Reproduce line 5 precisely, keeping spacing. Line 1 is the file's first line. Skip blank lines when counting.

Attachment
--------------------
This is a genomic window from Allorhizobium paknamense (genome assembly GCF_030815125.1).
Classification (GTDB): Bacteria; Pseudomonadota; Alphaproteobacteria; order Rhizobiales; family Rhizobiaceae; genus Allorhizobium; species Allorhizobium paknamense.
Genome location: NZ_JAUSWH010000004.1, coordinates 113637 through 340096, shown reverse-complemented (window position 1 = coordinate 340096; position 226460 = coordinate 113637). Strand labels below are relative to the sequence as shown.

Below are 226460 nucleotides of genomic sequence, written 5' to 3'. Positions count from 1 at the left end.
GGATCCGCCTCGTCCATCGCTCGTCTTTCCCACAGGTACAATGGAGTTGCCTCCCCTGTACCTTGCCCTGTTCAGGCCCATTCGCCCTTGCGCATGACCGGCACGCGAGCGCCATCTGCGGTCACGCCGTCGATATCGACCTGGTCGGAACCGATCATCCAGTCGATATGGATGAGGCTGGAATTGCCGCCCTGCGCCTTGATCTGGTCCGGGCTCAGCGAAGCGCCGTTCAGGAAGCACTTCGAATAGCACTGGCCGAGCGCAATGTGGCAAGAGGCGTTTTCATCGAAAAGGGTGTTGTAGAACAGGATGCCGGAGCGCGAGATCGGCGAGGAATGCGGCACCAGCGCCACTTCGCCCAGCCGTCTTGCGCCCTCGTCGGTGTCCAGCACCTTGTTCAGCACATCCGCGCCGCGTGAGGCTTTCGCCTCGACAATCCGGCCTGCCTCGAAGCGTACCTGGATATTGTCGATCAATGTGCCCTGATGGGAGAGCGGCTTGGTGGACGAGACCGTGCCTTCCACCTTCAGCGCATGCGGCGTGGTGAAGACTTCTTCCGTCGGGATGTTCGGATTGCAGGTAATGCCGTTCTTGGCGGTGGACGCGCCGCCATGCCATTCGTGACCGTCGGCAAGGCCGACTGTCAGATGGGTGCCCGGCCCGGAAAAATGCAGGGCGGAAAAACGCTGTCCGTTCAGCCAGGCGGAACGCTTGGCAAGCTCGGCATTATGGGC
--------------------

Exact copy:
GGATCCGCCTCGTCCATCGCTCGTCTTTCCCACAGGTACAATGGAGTTGCCTCCCCTGTACCTTGCCCTGTTCAGGCCCATTCGCCCTTGCGCATGACCGGCACGCGAGCGCCATCTGCGGTCACGCCGTCGATATCGACCTGGTCGGAACCGATCATCCAGTCGATATGGATGAGGCTGGAATTGCCGCCCTGCGCCTTGATCTGGTCCGGGCTCAGCGAAGCGCCGTTCAGGAAGCACTTCGAATAGCACTGGCCGAGCGCAATGTGGCAAGAGGCGTTTTCATCGAAAAGGGTGTTGTAGAACAGGATGCCGGAGCGCGAGATCGGCGAGGAATGCGGCACCAGCGCCACTTCGCCCAGCCGTCTTGCGCCCTCGTCGGTGTCCAGCACCTTGTTCAGCACATCCGCGCCGCGTGAGGCTTTCGCCTCGACAATCCGGCCTGCCTCGAAGCGTACCTGGATATTGTCGATCAATGTGCCCTGATGGGAGAGCGGCTTGGTGGACGAGACCGTGCCTTCCACCTTCAGCGCATGCGGCGTGGTGAAGACTTCTTCCGTCGGGATGTTCGGATTGCAGGTAATGCCGTTCTTGGCGGTGGACGCGCCGCCATGCCATTCGTGACCGTCGGCAAGGCCGACTGTCAGATGGGTGCCCGGCCCGGAAAAATGCAGGGCGGAAAAACGCTGTCCGTTCAGCCAGGCGGAACGCTTGGCAAGCTCGGCATTATGGGC